The Obama Administration is facing a critical choice over whether to approve an extension of the Keystone XL oil pipeline. If approved it will carry heavy crude oil from the tar sands of Alberta to refineries in the Texas Gulf.
The controversial extension (Phase IV of the pipeline) is designed to run the last stretch, from Cushing, Oklahoma to Port Arthur on the Gulf coast. President Obama issued provisional approval in March 2012 for the extension, after the pipeline company changed the route to one with less environmental impact.
Since then, all the talk has been of “energy independence” and the pipeline’s role in turning the US from oil importer to possible exporter.
Lobby firms such as Cambridge Energy Research Associates are heavily promoting the concept, while ignoring the costs in terms of locking the US into a fossil fuels future. Obama’s funding supporters are urging him to back away from the project, to take the US on a new energy trajectory.
Pipeline ruptures should act as warning
In late March the Pegasus oil pipeline operated by Exxon-Mobil, carrying high-pressure heavy oil down to the Gulf, suffered a rupture at Mayflower, Arkansas, spewing thick black “goo” into the surrounding streets and backyards of a suburban neighbourhood.
In early May the same pipeline suffered a second, unrelated rupture 200 miles away, in Ripley County, Missouri.
Exxon had been operating this pipeline more or less as a stopgap. It was built over 60 years ago to carry light refined oil north, from the Gulf coast to the industrial heartland of Illinois. But in 2006 Exxon reversed the flow, and instead pushed heavy tar sands oil under great pressure south to the refineries. It was ageing infrastructure pushed to the limits.
And those limits were breached as the pipeline gushed oil into American suburban neighbourhoods.
The Pegasus rupture couldn’t have come at a worse time for the interests promoting the Keystone XL extension.
The incident itself — a major oil spill on the American mainland, caused by an American firm pushing ageing infrastructure to the limits — would be expected to attract maximum press coverage. But after an initial show of interest, major publications like the New York Times and Washington Post just seemed to back away. The New York Times, for example, ran two articles right after the spill, one reporting it and one a day later discussing the relevance of the rupture and spill to the debate over Keystone.
After that, you would be forgiven for asking: Pegasus oil spill? What spill?
Renewable energy independence
This incident reveals the reality behind the claims of “energy independence”. Proponents of coal seam gas and heavy tar sands oil are looking to make a quick buck out of extending the life of fossil fuel assets.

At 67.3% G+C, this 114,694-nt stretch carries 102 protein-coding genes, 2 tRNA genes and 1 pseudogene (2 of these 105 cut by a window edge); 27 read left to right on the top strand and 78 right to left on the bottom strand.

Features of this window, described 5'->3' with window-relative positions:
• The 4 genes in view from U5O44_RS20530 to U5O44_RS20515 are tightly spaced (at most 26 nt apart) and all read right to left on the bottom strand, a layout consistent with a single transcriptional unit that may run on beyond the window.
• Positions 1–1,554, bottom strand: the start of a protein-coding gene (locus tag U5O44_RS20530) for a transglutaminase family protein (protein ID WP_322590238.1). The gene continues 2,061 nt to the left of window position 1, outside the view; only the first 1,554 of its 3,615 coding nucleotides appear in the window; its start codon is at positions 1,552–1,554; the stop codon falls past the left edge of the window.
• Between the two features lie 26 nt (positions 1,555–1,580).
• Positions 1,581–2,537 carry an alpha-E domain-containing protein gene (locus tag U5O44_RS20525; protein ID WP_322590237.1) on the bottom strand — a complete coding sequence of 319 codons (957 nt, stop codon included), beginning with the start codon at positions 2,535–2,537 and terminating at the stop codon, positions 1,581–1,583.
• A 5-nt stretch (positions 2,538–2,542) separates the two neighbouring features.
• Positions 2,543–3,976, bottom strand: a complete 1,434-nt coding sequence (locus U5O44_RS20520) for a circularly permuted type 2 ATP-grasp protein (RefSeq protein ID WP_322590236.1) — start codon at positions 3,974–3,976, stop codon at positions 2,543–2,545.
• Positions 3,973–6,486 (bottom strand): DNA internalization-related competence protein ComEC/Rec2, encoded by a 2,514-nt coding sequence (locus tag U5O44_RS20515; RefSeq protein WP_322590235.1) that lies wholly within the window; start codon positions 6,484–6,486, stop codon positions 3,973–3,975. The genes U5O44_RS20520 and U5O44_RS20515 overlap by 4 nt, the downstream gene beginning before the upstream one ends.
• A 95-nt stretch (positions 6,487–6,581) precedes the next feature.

Oil and gas independence created by what Michael Klare of Hampshire College calls “extreme” forms of energy, with high costs and high risks (highlighted by the Pegasus ruptures), can only last for a couple of decades at most.
China, India and other countries with similar mindsets are banking on securing long-term energy independence in another way — by building their own renewable energy industries.
It makes sense to build up new industries by supplying wind turbines, solar PV panels, the mirrors and lenses needed for concentrating solar power plants, and upgrading power grids. Not just in terms of creating export platforms for tomorrow but in creating real, permanent energy independence.
But the US, just like Australia, finds itself at the wrong end of this debate. Plunging gas prices induced by rising levels of coal seam gas extraction, thanks to technological innovations like fracking and horizontal drilling, are giving fossil fuels a new lease of life, and oil and gas companies a sniff of easy profits for another couple of decades.
The US has already had one major tragedy in its energy policies, when initial ventures into solar and wind in the 1980s raised prospects for rapid decline in costs as markets expanded, but were then dashed as oil prices plunged in the 1990s. Now it faces a second tragedy as coal seam gas and tar sands oil threaten to derail policies to promote real energy independence through the building of internationally competitive renewables industries.
The US really needs a short, sharp wake-up call to get back on track in building the industries of tomorrow. With more media coverage the Pegasus ruptures might have been just that. The Keystone XL pipeline decision really will signal whether the US can break with its fossil fuel past.
Australia is involved in this debate because of the popularity of coal seam gas and its promotion by the federal and state governments, again in the name of 'energy independence'. Coal seam gas promises quick and easy profits for some; but the truth is that energy independence comes from building renewable energy systems, not from drilling holes in the ground.
John Mathews is Professor of Strategic Management at Macquarie Graduate School of Management, Macquarie University in Sydney, where he has taught graduate MBA classes for the past decade.